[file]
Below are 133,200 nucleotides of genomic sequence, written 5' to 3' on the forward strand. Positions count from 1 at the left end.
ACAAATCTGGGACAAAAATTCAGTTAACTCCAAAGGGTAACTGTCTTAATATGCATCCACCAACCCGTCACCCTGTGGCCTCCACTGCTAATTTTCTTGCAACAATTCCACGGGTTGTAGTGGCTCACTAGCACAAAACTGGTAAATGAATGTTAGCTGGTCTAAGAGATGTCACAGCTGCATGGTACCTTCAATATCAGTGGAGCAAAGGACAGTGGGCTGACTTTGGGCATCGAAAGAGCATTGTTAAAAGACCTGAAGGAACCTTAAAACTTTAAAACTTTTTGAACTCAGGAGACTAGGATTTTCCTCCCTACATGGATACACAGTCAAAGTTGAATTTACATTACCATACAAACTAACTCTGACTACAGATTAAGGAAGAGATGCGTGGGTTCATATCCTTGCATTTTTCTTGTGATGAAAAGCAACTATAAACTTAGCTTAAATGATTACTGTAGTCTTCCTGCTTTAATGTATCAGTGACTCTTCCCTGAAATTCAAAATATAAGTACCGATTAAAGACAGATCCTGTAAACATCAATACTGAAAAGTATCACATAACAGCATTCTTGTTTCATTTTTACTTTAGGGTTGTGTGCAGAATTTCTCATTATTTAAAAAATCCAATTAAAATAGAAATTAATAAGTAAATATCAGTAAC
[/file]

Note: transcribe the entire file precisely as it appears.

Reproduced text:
Below are 133,200 nucleotides of genomic sequence, written 5' to 3' on the forward strand. Positions count from 1 at the left end.
ACAAATCTGGGACAAAAATTCAGTTAACTCCAAAGGGTAACTGTCTTAATATGCATCCACCAACCCGTCACCCTGTGGCCTCCACTGCTAATTTTCTTGCAACAATTCCACGGGTTGTAGTGGCTCACTAGCACAAAACTGGTAAATGAATGTTAGCTGGTCTAAGAGATGTCACAGCTGCATGGTACCTTCAATATCAGTGGAGCAAAGGACAGTGGGCTGACTTTGGGCATCGAAAGAGCATTGTTAAAAGACCTGAAGGAACCTTAAAACTTTAAAACTTTTTGAACTCAGGAGACTAGGATTTTCCTCCCTACATGGATACACAGTCAAAGTTGAATTTACATTACCATACAAACTAACTCTGACTACAGATTAAGGAAGAGATGCGTGGGTTCATATCCTTGCATTTTTCTTGTGATGAAAAGCAACTATAAACTTAGCTTAAATGATTACTGTAGTCTTCCTGCTTTAATGTATCAGTGACTCTTCCCTGAAATTCAAAATATAAGTACCGATTAAAGACAGATCCTGTAAACATCAATACTGAAAAGTATCACATAACAGCATTCTTGTTTCATTTTTACTTTAGGGTTGTGTGCAGAATTTCTCATTATTTAAAAAATCCAATTAAAATAGAAATTAATAAGTAAATATCAGTAAC